Why He's a Top 40: For diving right in and removing potential obstacles when it comes to organizing major fundraisers for grassroots causes
Few university students consciously choose to fill the tight gaps between midterms, finals and assignments with huge amounts of volunteer work. But as Mike Zouhri wove his way through an undergraduate science degree at the University of Alberta, this is exactly the path he chose. Oh, yes, and he managed to make the dean's list, too.
While Zouhri was studying neurology, he decided to apply his education at the university's Amyotrophic Lateral Sclerosis (ALS) clinic. He enjoyed working there but learned quickly that what he really wanted was a more intimate involvement with people coping with ALS.
"Working at the ALS clinic was my first realization of death. I would go into the office and read a patient file and realize, hey, this gentleman is going to die. ALS became very real to me then," says Zouhri. "It wasn't just a disease in a textbook anymore."
So he decided to create and run Action ALS — and there has been no looking back. At the group's first large event, he worked with major companies such as WestJet to raise money and increase awareness of this neurological disease.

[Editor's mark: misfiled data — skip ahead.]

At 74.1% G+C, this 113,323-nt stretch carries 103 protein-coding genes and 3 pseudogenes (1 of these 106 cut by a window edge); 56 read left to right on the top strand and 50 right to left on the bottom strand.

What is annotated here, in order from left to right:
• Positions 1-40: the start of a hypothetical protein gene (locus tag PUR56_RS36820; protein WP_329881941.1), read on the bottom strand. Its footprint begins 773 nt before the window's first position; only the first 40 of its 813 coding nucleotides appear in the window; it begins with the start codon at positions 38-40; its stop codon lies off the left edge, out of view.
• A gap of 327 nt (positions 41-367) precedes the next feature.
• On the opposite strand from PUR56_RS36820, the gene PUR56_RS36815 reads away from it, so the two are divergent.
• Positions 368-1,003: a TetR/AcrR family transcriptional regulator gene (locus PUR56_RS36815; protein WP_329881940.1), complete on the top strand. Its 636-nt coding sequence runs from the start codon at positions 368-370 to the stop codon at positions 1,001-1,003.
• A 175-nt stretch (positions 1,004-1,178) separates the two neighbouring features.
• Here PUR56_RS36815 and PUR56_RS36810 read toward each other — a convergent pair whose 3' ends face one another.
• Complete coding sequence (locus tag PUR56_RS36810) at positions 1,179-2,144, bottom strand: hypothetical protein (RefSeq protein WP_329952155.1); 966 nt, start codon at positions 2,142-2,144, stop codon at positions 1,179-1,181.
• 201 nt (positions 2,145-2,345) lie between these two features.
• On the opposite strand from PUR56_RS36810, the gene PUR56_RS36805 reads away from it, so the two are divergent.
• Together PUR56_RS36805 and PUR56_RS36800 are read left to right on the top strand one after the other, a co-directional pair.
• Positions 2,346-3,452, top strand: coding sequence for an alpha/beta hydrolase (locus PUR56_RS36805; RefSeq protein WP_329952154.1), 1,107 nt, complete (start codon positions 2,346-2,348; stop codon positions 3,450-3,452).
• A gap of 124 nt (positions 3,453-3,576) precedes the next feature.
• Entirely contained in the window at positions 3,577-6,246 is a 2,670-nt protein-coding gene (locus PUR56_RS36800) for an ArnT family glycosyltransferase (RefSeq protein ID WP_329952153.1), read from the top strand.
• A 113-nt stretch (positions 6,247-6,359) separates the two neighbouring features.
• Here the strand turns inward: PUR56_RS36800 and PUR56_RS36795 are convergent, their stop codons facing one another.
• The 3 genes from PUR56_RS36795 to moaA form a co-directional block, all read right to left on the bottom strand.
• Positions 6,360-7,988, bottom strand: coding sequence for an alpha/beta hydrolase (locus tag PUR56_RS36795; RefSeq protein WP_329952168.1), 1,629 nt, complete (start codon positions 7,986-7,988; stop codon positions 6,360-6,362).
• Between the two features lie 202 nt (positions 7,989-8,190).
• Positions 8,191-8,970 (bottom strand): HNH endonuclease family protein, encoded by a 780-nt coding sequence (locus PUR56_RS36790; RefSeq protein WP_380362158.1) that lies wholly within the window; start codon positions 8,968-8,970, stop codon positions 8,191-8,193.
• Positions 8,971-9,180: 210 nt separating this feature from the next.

"I think people just need to dive right in; you can figure things out along the way. I figure that if someone else has done it before, then I can do it, too. I try not to have mental inhibitions."
As his organization has picked up steam, other non-profits have taken notice and recruited him to help with their campaigns. In addition to Action ALS, Zouhri works with the Youth Restorative Action Project, which helps young people in trouble with the law. It's run by people under the age of 24. "Youth are placed with us and we learn about them, have them fulfil individualized mandates and, if they succeed, they avoid getting a criminal record."
Zouhri also works with the Student Umbrella for Social Justice, which brings the presidents and directors of various groups together to share information and plan major collaborative fundraisers. He also volunteers with Campus UNICEF.
Despite his young age, Zouhri has been inducted into Alberta's Wall of Fame. Only 54 others have achieved this recognition, and most are much older than this recent graduate.
"My family always taught me to give back. Since I've been a student, I can't give money," he laughs. "But I can give some time."